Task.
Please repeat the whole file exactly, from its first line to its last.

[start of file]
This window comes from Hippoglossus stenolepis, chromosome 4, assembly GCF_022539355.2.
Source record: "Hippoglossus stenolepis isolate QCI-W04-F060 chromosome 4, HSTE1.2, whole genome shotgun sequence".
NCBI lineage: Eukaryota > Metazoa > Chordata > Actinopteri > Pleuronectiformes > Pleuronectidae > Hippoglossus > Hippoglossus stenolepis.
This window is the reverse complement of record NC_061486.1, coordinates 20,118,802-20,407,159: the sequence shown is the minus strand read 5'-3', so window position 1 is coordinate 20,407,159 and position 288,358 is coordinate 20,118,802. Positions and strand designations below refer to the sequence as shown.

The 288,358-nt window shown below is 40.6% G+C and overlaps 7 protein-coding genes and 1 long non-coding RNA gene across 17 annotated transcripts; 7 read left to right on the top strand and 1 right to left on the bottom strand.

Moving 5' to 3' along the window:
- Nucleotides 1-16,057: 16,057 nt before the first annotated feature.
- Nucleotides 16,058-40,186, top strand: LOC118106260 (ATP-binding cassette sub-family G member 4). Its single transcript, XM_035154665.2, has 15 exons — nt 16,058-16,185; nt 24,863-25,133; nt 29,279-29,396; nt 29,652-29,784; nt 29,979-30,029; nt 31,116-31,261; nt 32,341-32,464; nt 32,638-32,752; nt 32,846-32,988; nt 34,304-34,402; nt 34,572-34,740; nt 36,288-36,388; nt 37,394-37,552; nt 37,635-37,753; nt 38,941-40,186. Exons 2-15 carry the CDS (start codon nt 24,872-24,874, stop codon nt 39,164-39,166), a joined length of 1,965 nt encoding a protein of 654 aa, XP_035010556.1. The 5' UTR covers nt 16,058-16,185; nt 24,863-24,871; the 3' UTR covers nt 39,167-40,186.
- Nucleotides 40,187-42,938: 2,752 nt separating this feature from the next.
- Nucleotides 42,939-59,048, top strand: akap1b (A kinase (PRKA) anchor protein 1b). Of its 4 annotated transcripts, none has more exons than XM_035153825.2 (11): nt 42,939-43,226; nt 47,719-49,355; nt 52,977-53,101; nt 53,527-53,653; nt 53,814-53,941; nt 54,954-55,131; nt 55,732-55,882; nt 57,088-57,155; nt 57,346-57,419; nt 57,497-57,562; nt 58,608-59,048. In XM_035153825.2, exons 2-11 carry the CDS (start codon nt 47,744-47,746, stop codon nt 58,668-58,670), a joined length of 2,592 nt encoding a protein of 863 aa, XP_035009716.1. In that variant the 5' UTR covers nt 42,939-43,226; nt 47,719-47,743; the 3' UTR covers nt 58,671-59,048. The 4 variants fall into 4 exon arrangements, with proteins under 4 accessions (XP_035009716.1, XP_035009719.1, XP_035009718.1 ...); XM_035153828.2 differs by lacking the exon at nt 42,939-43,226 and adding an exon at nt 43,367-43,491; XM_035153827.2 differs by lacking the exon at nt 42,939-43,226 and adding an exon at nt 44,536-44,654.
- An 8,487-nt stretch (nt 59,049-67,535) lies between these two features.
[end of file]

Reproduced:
This window comes from Hippoglossus stenolepis, chromosome 4, assembly GCF_022539355.2.
Source record: "Hippoglossus stenolepis isolate QCI-W04-F060 chromosome 4, HSTE1.2, whole genome shotgun sequence".
NCBI lineage: Eukaryota > Metazoa > Chordata > Actinopteri > Pleuronectiformes > Pleuronectidae > Hippoglossus > Hippoglossus stenolepis.
This window is the reverse complement of record NC_061486.1, coordinates 20,118,802-20,407,159: the sequence shown is the minus strand read 5'-3', so window position 1 is coordinate 20,407,159 and position 288,358 is coordinate 20,118,802. Positions and strand designations below refer to the sequence as shown.

The 288,358-nt window shown below is 40.6% G+C and overlaps 7 protein-coding genes and 1 long non-coding RNA gene across 17 annotated transcripts; 7 read left to right on the top strand and 1 right to left on the bottom strand.

Moving 5' to 3' along the window:
- Nucleotides 1-16,057: 16,057 nt before the first annotated feature.
- Nucleotides 16,058-40,186, top strand: LOC118106260 (ATP-binding cassette sub-family G member 4). Its single transcript, XM_035154665.2, has 15 exons — nt 16,058-16,185; nt 24,863-25,133; nt 29,279-29,396; nt 29,652-29,784; nt 29,979-30,029; nt 31,116-31,261; nt 32,341-32,464; nt 32,638-32,752; nt 32,846-32,988; nt 34,304-34,402; nt 34,572-34,740; nt 36,288-36,388; nt 37,394-37,552; nt 37,635-37,753; nt 38,941-40,186. Exons 2-15 carry the CDS (start codon nt 24,872-24,874, stop codon nt 39,164-39,166), a joined length of 1,965 nt encoding a protein of 654 aa, XP_035010556.1. The 5' UTR covers nt 16,058-16,185; nt 24,863-24,871; the 3' UTR covers nt 39,167-40,186.
- Nucleotides 40,187-42,938: 2,752 nt separating this feature from the next.
- Nucleotides 42,939-59,048, top strand: akap1b (A kinase (PRKA) anchor protein 1b). Of its 4 annotated transcripts, none has more exons than XM_035153825.2 (11): nt 42,939-43,226; nt 47,719-49,355; nt 52,977-53,101; nt 53,527-53,653; nt 53,814-53,941; nt 54,954-55,131; nt 55,732-55,882; nt 57,088-57,155; nt 57,346-57,419; nt 57,497-57,562; nt 58,608-59,048. In XM_035153825.2, exons 2-11 carry the CDS (start codon nt 47,744-47,746, stop codon nt 58,668-58,670), a joined length of 2,592 nt encoding a protein of 863 aa, XP_035009716.1. In that variant the 5' UTR covers nt 42,939-43,226; nt 47,719-47,743; the 3' UTR covers nt 58,671-59,048. The 4 variants fall into 4 exon arrangements, with proteins under 4 accessions (XP_035009716.1, XP_035009719.1, XP_035009718.1 ...); XM_035153828.2 differs by lacking the exon at nt 42,939-43,226 and adding an exon at nt 43,367-43,491; XM_035153827.2 differs by lacking the exon at nt 42,939-43,226 and adding an exon at nt 44,536-44,654.
- An 8,487-nt stretch (nt 59,049-67,535) lies between these two features.